When Lacresha Whitfield brought her daughters to Pier 39 last year to write letters to Santa as part of a more-than-century-old U.S. Postal Service holiday campaign, she never expected that their wishes would come true.
Recalling how the San Francisco family received anonymous gifts in the mail that were exactly what the girls had asked for — a Monster High doll for Mackenzie, now 8, and puzzles and blocks for Madison, now 2 — Whitfield said they decided they had to come back this year for another dose of Christmas magic.
“We weren't expecting it, so it was a really, really nice gift,” Whitfield said Sunday at the Letters to Santa event at Pier 39. “Just to know that there's people out there who are actually giving to kids for that time of year, it's a really nice, pleasant surprise.”
The anonymous gift givers are actually Santa's helpers, or community volunteers who adopt a letter from a child addressed to Santa Claus and provide the child with the gift they desired. Sometimes Santa's helpers simply write back a note saying “Nice job in school,” other times they send actual presents.
“It gives us an opportunity to give back to the community,” said James Wigdel, a spokesman for the USPS that has operated the Letters to Santa program since 1912. “It really makes a child's holiday season very, very happy.”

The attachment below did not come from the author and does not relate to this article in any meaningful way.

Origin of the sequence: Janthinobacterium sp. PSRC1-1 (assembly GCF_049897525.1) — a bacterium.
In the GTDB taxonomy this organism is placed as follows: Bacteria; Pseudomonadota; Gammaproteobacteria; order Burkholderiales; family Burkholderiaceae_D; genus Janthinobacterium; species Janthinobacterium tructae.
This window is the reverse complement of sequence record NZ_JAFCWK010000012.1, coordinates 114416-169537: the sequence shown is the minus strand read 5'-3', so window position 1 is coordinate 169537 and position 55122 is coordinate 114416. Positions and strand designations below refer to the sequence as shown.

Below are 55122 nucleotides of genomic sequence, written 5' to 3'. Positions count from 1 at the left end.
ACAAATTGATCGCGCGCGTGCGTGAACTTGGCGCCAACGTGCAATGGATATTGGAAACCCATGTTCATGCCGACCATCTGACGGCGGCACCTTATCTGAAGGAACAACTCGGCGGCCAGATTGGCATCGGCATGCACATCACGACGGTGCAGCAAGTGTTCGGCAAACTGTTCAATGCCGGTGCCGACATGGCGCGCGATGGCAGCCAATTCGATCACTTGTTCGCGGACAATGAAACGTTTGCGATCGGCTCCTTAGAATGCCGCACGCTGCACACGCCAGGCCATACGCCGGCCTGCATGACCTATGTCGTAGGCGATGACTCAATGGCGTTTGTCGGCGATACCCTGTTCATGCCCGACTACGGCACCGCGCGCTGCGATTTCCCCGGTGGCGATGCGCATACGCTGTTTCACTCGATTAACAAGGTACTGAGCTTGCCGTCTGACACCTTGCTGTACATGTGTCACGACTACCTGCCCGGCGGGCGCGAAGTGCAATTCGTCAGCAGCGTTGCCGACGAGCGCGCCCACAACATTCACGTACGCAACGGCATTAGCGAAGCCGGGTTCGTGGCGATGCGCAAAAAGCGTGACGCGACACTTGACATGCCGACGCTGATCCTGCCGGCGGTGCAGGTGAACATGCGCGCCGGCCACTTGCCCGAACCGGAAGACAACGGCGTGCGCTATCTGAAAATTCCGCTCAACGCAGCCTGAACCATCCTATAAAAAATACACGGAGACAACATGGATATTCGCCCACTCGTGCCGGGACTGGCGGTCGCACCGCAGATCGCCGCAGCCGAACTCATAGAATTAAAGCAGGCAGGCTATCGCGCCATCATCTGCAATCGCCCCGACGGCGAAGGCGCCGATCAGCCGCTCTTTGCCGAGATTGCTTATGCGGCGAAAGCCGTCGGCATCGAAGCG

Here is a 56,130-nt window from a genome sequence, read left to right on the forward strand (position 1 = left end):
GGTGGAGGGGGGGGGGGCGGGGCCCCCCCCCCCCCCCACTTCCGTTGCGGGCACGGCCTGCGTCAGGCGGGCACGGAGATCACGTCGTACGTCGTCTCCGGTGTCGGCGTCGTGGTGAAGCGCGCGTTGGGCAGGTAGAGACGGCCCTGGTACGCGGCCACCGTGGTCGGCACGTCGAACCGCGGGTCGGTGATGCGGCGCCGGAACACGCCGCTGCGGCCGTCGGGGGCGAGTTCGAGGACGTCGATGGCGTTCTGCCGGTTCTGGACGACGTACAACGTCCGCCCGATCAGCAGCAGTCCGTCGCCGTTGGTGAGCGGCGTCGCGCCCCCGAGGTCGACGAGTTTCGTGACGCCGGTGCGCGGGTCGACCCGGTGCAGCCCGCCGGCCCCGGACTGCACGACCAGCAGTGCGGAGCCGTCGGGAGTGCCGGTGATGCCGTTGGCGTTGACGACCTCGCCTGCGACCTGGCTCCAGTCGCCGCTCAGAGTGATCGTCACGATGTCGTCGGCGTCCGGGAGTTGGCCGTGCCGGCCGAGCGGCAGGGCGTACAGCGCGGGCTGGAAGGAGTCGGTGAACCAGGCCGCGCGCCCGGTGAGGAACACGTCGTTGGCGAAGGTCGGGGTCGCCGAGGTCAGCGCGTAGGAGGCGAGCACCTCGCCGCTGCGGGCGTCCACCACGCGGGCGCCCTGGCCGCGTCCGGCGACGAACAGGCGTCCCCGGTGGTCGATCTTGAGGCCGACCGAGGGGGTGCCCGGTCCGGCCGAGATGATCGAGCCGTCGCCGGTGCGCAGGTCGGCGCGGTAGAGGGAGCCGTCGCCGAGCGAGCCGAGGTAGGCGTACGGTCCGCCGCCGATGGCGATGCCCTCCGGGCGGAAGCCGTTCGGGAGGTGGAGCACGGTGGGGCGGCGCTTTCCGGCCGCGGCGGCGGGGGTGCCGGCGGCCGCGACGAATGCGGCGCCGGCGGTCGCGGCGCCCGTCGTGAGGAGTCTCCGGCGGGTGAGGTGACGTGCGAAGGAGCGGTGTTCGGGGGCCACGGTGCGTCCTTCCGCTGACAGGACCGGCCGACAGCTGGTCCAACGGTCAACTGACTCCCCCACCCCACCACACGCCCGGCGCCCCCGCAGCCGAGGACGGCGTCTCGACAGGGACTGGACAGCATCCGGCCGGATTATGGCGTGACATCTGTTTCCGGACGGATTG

Members of the public can pick up letters between 11 a.m. and 1 p.m. on the first three Tuesdays in December at the post office at 1300 Evans Ave. The USPS redacts the child's address and last name so the gift giving is anonymous, and the helpers can then return their gift to the post office with postage.
Santa's elves, or post office employees, will then mail the gifts to children with the hope that Santa pays a visit to every home.
“Some letters are really heartbreaking,” said Wigdel, adding that children sometimes reveal a parent's recent job loss and ask for clothes for their siblings. “Those kinds of letters get put to the top of the pile,” he said.
Each year, the USPS receives about 500 letters a year in San Francisco, many of which are written at the program's two-day kickoff event this past Saturday and Sunday, where children placed handwritten letters to Santa in a small red mailbox at Pier 39.
Osmar Martinez, 8, and his younger brother Jared, 4, came to the pier to write letters to Santa on Sunday — the fourth time the Oakland family has traveled to The City for such an occasion, said their father, Ivan.
“It's fun for the kids, it's a tradition,” Ivan Martinez said. “They like to write letters to Santa and see the lighted tree.”
Santa has answered the children's wishes before, the boys said. Osmar asked for action figures and Legos this year, and said two years ago, he asked for a tablet computer and actually received one.